10 ways to make your garden dog-friendly

10 ways to make your garden dog-friendly


Posted 16th Aug 2018

The lovely weather we've enjoyed this summer has had us all wanting to spend our time in the back garden - and it's no different for our dogs.

However, it can be hard to know what you can do to keep your garden looking pristine when you have a dog, as they can cause unwitting damage to your outdoor area.

If you're looking for ways to ensure your plants and canine friends get by in harmony, try following these 10 tips from GardenBuildingsDirect.co.uk...

1. Fence it off

If you want to allow your dog to roam off-lead in the garden, make sure you have a sturdy fence in place. That way, there can be no bids for freedom. Fencing will also be handy if you want to section off parts of your garden too.

2. Avoid exposed soil or dirt

Large patches of exposed soil or dirt will encourage your dog to dig - chances are, you won’t be looking to have parts of your garden destroyed, so try to avoid having any exposed areas.

3. Secure the plant beds and borders

You will want to make sure your dog doesn't accidentally crush your plants or use them as toilets. Limit the chances of this by constructing low borders or barriers.

4. Raise your beds

Building raised beds will provide your plants with some much needed protection, whilst helping to keep the beds clean and tidy.

5. Pond protection

It will be vital to cover any ponds or pool if you don't want to have your dog traipsing dirty paw prints indoors - it's also a good safety measure to have in place, as it ensures your canine friend will not encounter any danger in the water.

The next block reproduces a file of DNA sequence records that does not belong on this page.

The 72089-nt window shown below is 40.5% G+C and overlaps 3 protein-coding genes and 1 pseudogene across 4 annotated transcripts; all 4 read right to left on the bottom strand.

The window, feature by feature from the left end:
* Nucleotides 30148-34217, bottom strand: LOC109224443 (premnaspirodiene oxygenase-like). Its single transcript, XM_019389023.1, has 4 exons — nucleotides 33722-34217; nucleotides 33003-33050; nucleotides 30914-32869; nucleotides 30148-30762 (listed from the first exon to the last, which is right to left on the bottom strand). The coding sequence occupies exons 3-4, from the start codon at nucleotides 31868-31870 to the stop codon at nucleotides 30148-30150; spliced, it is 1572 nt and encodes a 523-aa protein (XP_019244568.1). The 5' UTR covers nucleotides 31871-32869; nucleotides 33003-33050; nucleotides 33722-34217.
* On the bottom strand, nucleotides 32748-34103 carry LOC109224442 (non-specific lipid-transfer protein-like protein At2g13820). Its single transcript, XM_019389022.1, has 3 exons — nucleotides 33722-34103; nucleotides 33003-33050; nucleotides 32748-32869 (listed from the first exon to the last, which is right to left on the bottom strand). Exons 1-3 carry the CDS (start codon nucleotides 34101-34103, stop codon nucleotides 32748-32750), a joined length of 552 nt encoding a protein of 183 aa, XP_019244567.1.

6. Watch out for poisonous plants

Get rid of any plants that could be harmful to your dog - did you know onions, garlic, chives, foxglove and crocus were just a few that could have potentially disastrous effects? It's well worth googling the full list to be on the safe side.

7. Keep garden gates shut

An obvious one, but no less important - keep your gate firmly shut to make sure your dog doesn't run off or end up locked out.

8. Don't grow thorny plants

Prickly plants may be in, but they can hurt your dog, and there’s also the risk of prickles getting stuck in fur.

9. Self-repairing grasses

If you have a dog, you should accept your grass's condition will gradually get worse - they'll be digging and going to the toilet on it. A way to get around this is by trying to plant a strong self-repairing lawn such as Buffalo grass or Kikuyu.

10. Give your dog its own area

Try hiding some of your dog's favourite toys and treats in a particular section - this will likely encourage them to stay in this area and lower the chances of problems in other parts of the garden.






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